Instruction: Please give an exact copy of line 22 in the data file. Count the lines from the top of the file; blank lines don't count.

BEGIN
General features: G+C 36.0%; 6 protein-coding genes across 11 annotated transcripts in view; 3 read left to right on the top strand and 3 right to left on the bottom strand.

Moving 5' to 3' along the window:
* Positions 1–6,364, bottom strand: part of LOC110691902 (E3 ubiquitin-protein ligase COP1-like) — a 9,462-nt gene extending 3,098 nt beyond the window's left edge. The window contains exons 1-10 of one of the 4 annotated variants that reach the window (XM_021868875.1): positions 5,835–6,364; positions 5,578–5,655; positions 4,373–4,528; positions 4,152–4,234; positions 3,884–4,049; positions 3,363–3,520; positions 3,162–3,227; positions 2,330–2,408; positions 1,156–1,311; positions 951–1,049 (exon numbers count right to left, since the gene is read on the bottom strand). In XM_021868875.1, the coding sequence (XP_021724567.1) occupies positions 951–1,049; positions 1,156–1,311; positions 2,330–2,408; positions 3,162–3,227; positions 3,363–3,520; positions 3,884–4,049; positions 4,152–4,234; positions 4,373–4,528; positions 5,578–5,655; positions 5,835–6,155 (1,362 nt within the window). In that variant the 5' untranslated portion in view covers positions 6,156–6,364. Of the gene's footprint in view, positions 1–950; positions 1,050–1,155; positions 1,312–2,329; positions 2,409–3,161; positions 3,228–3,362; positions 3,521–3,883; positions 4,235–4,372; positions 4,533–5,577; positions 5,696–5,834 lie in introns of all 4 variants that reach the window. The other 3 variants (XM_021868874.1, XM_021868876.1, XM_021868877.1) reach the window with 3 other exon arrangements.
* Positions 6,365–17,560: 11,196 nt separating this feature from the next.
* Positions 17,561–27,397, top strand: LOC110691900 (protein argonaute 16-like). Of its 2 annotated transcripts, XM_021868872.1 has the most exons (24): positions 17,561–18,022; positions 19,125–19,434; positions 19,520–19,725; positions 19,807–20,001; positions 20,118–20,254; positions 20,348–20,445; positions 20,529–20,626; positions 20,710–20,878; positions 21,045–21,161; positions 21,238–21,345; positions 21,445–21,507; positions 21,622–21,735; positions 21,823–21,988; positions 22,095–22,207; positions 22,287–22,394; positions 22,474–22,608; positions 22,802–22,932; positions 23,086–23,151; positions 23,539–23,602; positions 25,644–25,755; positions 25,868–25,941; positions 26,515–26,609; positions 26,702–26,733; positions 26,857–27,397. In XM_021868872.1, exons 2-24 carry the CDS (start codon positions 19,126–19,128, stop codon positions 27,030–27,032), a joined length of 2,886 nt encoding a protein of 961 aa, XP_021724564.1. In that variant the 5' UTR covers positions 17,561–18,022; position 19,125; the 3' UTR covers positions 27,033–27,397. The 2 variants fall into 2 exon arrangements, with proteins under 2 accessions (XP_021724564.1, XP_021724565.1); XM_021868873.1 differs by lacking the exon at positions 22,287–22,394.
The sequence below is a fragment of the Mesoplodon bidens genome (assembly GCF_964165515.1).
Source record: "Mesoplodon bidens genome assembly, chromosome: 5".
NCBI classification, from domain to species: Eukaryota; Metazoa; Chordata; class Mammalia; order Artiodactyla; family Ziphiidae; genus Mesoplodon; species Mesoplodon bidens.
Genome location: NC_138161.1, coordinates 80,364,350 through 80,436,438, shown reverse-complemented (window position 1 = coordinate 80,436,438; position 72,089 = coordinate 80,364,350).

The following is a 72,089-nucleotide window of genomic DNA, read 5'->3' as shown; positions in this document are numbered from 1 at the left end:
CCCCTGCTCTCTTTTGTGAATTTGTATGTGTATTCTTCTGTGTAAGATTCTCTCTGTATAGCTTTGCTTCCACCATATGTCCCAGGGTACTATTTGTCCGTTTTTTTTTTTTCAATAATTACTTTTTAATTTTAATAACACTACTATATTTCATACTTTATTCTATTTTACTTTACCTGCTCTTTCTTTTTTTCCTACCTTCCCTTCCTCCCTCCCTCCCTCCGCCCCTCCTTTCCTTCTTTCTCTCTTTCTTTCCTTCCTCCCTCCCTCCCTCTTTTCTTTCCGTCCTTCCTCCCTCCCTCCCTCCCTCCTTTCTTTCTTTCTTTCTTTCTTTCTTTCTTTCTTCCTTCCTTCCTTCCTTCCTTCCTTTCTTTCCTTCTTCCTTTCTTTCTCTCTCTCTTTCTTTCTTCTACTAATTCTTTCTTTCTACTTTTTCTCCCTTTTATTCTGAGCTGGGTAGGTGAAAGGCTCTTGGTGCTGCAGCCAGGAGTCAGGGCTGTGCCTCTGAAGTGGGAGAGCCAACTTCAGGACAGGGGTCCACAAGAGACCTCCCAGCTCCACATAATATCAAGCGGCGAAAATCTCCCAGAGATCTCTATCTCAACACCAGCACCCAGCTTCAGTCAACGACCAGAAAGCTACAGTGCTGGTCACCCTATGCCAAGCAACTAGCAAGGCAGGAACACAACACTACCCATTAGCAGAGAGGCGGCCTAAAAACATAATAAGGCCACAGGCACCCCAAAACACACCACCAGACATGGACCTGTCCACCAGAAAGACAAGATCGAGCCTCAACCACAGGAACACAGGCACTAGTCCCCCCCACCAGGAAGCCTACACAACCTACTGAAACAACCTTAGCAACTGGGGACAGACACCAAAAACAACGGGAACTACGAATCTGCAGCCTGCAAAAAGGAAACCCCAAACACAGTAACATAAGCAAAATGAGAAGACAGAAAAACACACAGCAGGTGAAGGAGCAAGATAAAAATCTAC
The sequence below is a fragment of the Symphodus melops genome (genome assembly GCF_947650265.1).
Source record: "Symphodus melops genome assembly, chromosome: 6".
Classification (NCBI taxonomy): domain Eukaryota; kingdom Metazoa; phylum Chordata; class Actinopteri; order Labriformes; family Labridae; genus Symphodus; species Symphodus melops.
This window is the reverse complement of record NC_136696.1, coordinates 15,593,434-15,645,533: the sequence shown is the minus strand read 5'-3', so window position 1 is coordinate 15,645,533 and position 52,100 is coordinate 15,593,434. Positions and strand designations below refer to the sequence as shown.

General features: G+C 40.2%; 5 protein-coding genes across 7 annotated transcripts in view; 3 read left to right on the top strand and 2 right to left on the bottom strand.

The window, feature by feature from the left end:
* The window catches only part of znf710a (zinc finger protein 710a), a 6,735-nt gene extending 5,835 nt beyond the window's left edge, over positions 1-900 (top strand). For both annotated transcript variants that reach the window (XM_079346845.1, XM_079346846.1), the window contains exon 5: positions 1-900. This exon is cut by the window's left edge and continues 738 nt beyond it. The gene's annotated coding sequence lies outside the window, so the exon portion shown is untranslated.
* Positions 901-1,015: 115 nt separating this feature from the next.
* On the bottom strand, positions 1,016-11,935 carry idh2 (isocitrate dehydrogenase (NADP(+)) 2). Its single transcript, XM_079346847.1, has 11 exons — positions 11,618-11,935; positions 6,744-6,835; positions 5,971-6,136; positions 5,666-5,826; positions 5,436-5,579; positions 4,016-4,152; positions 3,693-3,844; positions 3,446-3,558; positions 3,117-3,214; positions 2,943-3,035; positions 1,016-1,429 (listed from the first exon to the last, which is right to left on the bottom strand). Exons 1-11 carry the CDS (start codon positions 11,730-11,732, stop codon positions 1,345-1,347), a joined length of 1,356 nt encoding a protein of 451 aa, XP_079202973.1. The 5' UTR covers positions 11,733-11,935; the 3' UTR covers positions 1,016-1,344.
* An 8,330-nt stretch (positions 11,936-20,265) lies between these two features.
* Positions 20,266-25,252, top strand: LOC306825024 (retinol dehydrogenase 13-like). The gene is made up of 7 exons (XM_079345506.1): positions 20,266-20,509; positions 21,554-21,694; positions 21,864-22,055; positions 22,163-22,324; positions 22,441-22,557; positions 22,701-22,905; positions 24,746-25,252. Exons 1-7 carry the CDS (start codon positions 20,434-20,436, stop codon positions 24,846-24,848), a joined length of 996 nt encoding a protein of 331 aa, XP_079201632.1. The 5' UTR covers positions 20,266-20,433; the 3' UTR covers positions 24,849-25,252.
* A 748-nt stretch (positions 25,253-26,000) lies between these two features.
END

* Positions 20,266-25,252, top strand: LOC306825024 (retinol dehydrogenase 13-like). The gene is made up of 7 exons (XM_079345506.1): positions 20,266-20,509; positions 21,554-21,694; positions 21,864-22,055; positions 22,163-22,324; positions 22,441-22,557; positions 22,701-22,905; positions 24,746-25,252. Exons 1-7 carry the CDS (start codon positions 20,434-20,436, stop codon positions 24,846-24,848), a joined length of 996 nt encoding a protein of 331 aa, XP_079201632.1. The 5' UTR covers positions 20,266-20,433; the 3' UTR covers positions 24,849-25,252.